Before we start, I’d like to introduce a rule and a notion. I won’t start from the very foundations of mathematics because that will just waste everyone’s time. But I really admire the rigor of the Bourbaki school (in great part because I’m still in my “rigorous phase”3). So I shall follow a simple rule: every assertion must have a proof or a reference to one. And to do that more efficiently I’ll borrow a notion from programming and “import” complete mathematical objects in this manner:

IPT 1: (the algebra of sets)
see Wikipedia

Eventually, those external links should become internal ones.

Right. Let’s get to work. Here are some definitions:

DEF: (data point)
a value (e.g., “red”, “42.4 seconds”)
DEF: (data set)
a set of data points
DEF: (universe, the Universal Data Set)
\Omega, or the data set containing all data sets
DEF: (probability)
the probability P(E) of a data set E is a real number associated with E

These are the basic building blocks of probability theory.

As far as I know, probability theory is then completely axiomatised by the following three axioms (which come from A. Kolmogorov, according to Wikipedia):

AXM 1: (“All probabilities are non-zero.”)
(\forall S \subseteq \Omega)(P(S) \geq 0)
AXM 2: (“The probability of the Universal Data Set is 1.”)
P(\Omega) = 1
AXM 3: (“The probabilities of disjoint data sets are additive.”)
(\forall E_1, E_2 \subseteq \Omega)( (E_1 \cap E_2 = \emptyset) => (P(E_1 \cup E_2) = P(E_1) + P(E_2)) )

Using these we can already say a few basic facts about probabilities.

THM 1: “The probability of the empty set is 0.”
(P(\emptyset) = 0)
\begin{aligned} &\rightsquigarrow \emptyset \cap \Omega = \emptyset \\ &\implies P(\emptyset \cup \Omega) = P(\Omega) = P(\emptyset) + P(\Omega) \\ &\implies P(\emptyset) = 0\\ &\Box \\ \end{aligned}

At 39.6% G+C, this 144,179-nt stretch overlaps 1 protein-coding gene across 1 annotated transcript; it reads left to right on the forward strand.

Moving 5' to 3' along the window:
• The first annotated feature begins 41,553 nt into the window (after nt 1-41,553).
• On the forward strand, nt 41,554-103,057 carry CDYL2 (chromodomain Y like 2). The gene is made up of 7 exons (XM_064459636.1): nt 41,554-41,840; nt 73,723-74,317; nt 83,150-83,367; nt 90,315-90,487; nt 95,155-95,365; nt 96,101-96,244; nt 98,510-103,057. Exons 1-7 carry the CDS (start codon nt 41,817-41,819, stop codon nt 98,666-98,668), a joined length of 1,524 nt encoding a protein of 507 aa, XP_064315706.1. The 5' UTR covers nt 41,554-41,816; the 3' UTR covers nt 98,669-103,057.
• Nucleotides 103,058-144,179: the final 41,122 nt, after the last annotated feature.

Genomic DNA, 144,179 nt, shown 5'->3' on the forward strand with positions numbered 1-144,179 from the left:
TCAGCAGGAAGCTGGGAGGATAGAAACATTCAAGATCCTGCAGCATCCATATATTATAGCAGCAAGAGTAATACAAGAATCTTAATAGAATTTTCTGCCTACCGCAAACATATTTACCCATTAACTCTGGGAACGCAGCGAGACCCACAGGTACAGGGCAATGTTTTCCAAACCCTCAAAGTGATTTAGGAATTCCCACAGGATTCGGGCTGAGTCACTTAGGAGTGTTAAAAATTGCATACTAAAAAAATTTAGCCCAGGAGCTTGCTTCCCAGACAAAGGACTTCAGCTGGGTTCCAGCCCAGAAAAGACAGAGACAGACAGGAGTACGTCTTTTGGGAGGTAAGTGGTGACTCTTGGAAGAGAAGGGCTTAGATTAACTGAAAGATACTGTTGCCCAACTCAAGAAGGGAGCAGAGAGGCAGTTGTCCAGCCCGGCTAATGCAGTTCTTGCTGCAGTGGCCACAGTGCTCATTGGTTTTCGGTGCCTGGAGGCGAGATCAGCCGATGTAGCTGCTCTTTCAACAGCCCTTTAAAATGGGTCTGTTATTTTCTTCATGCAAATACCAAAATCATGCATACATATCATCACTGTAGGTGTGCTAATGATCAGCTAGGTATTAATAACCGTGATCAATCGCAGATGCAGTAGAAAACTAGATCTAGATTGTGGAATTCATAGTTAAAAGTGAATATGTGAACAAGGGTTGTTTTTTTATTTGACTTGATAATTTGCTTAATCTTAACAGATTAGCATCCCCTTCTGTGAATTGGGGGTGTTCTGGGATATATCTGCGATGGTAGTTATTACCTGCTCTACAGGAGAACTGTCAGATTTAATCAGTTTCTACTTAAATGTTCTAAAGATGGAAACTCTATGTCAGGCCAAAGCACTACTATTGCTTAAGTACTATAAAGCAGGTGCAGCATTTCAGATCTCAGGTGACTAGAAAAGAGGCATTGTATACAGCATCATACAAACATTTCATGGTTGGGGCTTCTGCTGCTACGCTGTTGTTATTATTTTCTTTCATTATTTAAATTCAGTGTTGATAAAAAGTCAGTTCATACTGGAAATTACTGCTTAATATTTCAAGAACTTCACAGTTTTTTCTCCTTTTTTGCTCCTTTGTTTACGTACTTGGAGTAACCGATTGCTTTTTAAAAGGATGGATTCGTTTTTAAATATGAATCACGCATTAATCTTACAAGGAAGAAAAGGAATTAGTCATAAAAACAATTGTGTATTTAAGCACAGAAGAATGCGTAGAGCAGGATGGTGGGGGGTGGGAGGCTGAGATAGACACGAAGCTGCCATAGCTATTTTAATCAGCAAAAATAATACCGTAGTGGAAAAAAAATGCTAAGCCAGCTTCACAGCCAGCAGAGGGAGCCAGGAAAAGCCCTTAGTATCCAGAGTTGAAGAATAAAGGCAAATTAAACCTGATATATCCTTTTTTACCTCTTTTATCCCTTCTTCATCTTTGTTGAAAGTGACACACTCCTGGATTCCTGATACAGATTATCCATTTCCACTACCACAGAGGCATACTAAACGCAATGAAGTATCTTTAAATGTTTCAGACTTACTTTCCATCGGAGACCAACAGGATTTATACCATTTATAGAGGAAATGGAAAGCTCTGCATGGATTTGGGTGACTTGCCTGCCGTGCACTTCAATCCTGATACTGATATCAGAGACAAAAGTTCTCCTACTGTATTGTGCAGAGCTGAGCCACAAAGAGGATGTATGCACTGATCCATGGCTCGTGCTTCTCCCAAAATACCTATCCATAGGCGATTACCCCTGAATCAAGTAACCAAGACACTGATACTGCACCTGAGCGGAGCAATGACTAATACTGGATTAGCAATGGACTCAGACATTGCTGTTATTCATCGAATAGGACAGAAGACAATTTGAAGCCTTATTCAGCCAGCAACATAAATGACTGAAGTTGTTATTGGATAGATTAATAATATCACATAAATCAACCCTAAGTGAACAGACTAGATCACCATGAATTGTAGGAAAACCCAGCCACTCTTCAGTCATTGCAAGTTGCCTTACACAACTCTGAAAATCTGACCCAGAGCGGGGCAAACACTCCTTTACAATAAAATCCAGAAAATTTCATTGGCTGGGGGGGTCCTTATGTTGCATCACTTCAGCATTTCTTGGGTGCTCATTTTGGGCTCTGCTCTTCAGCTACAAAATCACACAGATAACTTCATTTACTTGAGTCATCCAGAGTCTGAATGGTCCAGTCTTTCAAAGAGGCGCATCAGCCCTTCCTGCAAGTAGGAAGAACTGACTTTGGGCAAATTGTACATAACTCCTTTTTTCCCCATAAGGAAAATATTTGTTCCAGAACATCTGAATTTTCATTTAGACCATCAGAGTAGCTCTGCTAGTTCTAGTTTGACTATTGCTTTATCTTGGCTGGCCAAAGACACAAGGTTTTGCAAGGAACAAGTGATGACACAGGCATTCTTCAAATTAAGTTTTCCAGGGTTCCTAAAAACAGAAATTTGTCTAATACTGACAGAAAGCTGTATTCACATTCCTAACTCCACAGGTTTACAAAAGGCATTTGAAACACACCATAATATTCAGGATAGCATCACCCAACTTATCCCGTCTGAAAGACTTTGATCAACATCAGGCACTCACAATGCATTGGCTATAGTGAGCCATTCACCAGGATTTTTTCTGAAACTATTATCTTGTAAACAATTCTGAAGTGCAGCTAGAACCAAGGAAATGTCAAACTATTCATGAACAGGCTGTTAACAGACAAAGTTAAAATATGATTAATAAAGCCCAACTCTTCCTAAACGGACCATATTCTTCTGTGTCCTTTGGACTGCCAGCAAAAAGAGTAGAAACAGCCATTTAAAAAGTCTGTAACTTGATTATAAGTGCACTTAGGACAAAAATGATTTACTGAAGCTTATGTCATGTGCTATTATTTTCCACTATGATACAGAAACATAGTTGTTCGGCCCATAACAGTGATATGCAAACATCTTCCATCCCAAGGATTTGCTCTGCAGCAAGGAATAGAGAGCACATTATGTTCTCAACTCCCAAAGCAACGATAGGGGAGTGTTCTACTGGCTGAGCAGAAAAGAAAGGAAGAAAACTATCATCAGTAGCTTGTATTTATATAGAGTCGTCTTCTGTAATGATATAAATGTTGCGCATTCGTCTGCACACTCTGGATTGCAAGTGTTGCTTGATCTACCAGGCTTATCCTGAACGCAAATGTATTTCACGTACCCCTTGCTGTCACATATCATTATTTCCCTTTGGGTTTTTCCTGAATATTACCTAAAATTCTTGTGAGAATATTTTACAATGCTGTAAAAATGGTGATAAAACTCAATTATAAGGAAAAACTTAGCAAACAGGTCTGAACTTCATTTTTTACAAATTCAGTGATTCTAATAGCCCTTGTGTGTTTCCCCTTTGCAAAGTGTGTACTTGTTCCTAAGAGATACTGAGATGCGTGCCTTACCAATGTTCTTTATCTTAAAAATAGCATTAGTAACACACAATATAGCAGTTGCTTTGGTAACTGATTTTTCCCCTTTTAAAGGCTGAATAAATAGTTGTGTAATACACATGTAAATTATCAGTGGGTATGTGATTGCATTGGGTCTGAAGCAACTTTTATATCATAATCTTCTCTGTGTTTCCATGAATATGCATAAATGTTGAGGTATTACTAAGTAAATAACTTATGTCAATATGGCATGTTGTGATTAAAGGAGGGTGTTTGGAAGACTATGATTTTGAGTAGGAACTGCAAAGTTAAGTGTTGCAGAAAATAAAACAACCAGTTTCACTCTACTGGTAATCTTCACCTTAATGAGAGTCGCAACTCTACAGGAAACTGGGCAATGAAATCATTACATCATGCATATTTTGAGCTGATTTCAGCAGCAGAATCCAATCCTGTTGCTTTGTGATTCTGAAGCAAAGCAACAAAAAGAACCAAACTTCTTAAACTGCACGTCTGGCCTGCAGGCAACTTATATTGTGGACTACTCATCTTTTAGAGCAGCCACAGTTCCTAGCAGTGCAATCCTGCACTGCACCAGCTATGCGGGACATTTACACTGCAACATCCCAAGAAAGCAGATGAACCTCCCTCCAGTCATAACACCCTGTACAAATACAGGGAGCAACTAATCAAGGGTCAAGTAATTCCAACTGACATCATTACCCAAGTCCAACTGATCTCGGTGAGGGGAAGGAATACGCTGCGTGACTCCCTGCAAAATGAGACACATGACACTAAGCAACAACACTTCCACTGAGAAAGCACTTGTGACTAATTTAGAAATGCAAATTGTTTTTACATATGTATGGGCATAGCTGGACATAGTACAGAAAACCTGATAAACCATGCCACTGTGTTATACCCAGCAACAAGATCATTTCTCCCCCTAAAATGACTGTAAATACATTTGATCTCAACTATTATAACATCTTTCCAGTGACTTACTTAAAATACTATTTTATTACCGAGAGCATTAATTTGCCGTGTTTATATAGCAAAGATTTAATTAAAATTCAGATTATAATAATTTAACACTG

THM 2: “The probability of the complement of a data set is one (1) minus the probability of the original.”
(P(A^c) = 1 - P(A))
\begin{aligned} &\rightsquigarrow A \cap A^c = \emptyset \\ &\implies P(A \cup A^c) = P(\Omega) = 1 = P(A) + P(A^c)\\ &\implies P(A^c) = 1 - P(A) \\ &\Box \\ \end{aligned}

(Can I just say how awful and tedious it is to write multi-line \LaTeX in default WordPress?)

What we have though is still too bare. It lacks flavour. So let’s define a few more things:

DEF: (reduced universe)
the reduced universe \Omega_E of a data set E is the subset of the universe \Omega where E is true
DEF: (joint probability)
the probability P(A \cap B), or the probability of both A and B being true
DEF: (conditional probability)
the probability P(A|B) = \frac{P(A \cap B)}{P(B)}, or the probability of A being true given that B is true
DEF: (independence)
two data sets are independent if P(A \cap B) = P(A)P(B)


What are these definitions for?

  • We defined the reduced universe as such because we want to be able to say, “In the universe where data set A is true…”.
  • What do we mean by a data set being true in the first place? Say A = \{\text{Alice is a big mouse.}\}. Then in a particular universe, A is true if Alice is a mouse and if she is big and not otherwise. The truthiness of A is the truthiness of all its conditions.
  • Why the definition of conditional probability? We want to have a way of saying, “The truth of A depends on the truth of B by this much.”
  • In this vein, saying that two data sets are independent is saying that whether or not B is true does not affect whether or not A is true: P(A \cap B) = P(A)P(B) \implies P(A|B) = \frac{P(A \cap B)}{P(B)} = \frac{P(A)P(B)}{P(B)} = P(A).


Good Thinking
following what works; see the Twelve Virtues of Rationality, particularly the twelfth virtue
Things I don’t understand series
my own mental models of things, organised as best as I can

1. E. T. Jaynes. “Probability: The Logic of Science.” 1995. Print.

2. See the About section of

3. See Terry Tao’s post.